PLoS One. 2022 Nov 2;17(11):e0275967. doi: 10.1371/journal.pone.0275967. eCollection 2022.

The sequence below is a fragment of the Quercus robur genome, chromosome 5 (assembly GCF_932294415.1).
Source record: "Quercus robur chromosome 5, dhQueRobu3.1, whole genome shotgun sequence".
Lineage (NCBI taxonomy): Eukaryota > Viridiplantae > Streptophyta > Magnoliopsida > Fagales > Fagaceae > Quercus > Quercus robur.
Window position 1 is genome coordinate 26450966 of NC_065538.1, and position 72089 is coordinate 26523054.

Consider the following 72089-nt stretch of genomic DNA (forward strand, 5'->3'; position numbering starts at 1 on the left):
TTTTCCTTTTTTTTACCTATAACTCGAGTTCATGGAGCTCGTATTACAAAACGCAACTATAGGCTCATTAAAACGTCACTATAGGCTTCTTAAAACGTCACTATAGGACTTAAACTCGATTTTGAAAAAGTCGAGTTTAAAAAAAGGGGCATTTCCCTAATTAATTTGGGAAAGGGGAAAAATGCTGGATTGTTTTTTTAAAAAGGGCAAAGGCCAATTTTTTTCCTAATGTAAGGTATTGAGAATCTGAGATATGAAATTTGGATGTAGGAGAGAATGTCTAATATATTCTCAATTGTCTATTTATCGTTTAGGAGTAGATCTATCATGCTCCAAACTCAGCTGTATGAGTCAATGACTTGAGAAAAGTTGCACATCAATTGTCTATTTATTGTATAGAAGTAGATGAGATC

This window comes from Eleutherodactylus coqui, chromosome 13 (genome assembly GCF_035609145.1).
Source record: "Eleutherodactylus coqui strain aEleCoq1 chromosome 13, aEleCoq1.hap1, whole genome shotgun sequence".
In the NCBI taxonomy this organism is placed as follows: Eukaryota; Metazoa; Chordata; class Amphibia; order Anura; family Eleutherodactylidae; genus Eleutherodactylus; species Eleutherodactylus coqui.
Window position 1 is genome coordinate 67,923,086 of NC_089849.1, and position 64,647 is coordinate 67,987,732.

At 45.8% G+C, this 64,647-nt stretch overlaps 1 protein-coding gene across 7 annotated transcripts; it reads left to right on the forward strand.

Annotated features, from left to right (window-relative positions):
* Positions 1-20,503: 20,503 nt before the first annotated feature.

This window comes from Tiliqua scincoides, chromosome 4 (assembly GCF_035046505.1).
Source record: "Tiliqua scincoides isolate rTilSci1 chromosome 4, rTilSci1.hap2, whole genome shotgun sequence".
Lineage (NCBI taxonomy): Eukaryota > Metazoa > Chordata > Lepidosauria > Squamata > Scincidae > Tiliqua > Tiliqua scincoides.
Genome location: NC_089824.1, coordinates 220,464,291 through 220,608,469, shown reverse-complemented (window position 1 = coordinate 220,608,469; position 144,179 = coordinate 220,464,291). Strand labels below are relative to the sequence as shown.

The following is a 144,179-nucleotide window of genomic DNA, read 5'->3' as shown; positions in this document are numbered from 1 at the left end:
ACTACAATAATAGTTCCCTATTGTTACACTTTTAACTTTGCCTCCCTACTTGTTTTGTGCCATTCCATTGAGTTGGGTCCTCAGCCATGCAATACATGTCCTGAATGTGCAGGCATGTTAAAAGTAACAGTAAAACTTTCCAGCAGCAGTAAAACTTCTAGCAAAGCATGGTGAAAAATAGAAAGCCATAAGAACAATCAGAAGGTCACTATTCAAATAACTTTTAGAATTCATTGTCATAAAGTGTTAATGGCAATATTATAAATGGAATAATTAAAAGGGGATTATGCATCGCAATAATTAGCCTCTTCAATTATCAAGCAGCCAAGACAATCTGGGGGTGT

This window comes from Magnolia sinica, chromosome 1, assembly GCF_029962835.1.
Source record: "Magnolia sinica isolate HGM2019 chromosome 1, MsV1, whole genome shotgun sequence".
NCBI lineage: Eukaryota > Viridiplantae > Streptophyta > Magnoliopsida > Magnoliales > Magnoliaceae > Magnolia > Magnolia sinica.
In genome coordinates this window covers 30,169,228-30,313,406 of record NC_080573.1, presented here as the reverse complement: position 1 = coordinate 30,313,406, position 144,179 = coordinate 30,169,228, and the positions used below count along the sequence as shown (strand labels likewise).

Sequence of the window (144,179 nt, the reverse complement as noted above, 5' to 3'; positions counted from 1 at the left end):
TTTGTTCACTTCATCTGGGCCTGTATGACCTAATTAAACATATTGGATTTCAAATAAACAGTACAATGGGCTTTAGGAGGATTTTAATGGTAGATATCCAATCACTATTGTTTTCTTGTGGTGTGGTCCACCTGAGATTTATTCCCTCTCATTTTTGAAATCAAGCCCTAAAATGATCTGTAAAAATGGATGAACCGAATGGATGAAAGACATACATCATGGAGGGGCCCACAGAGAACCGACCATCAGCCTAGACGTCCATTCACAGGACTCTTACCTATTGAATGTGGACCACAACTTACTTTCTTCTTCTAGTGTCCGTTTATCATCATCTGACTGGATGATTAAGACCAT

Accurately counting the human cost of the COVID-19 at both the national and regional level is a policy priority. The Russian Federation currently reports one of the higher COVID-19 mortality rates in the world; but estimates of mortality differ significantly. Using a statistical method accounting for changes in the population age structure, we present the first national and regional estimates of excess mortality for 2021; calculations of excess mortality by age, gender, and urban/rural status for 2020; and mean remaining years of life expectancy lost at the regional level. We estimate that there were 351,158 excess deaths in 2020 and 678,022 in 2021 in the Russian Federation; and, in 2020, around 2.0 years of life expectancy lost. While the Russian Federation exhibits very high levels of excess mortality compared to other countries, there is a wide degree of regional variation: in 2021, excess deaths expressed as a percentage of expected deaths at the regional level range from 27% to 52%. Life expectancy loss is generally greater for males; while excess mortality is greater in urban areas. For Russia as whole, an average person who died due to the pandemic in 2020 would have otherwise lived for a further 14 more years (and as high as 18 years in some regions), disproving the widely held view that excess mortality during the pandemic period was concentrated among those with few years of life remaining-especially for females. At a regional level, less densely populated, more remote regions, rural regions appear to have fared better regarding excess mortality and life expectancy loss-however, a part of this differential could be owing to measurement issues. The calculations demonstrate more clearly the true degree of the human cost of the pandemic in the Russian Federation.